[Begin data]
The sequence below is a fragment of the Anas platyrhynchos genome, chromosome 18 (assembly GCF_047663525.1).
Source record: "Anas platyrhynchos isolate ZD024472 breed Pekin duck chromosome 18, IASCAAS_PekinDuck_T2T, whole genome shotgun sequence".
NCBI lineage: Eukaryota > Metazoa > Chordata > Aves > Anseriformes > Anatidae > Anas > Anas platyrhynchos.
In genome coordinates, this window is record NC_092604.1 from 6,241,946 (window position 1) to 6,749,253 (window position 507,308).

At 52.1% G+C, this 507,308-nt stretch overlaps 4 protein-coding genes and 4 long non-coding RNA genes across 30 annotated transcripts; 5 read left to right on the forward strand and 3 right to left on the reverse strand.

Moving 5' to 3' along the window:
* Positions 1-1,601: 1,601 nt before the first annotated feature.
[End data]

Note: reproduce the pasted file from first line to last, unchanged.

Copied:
The sequence below is a fragment of the Anas platyrhynchos genome, chromosome 18 (assembly GCF_047663525.1).
Source record: "Anas platyrhynchos isolate ZD024472 breed Pekin duck chromosome 18, IASCAAS_PekinDuck_T2T, whole genome shotgun sequence".
NCBI lineage: Eukaryota > Metazoa > Chordata > Aves > Anseriformes > Anatidae > Anas > Anas platyrhynchos.
In genome coordinates, this window is record NC_092604.1 from 6,241,946 (window position 1) to 6,749,253 (window position 507,308).

At 52.1% G+C, this 507,308-nt stretch overlaps 4 protein-coding genes and 4 long non-coding RNA genes across 30 annotated transcripts; 5 read left to right on the forward strand and 3 right to left on the reverse strand.

Moving 5' to 3' along the window:
* Positions 1-1,601: 1,601 nt before the first annotated feature.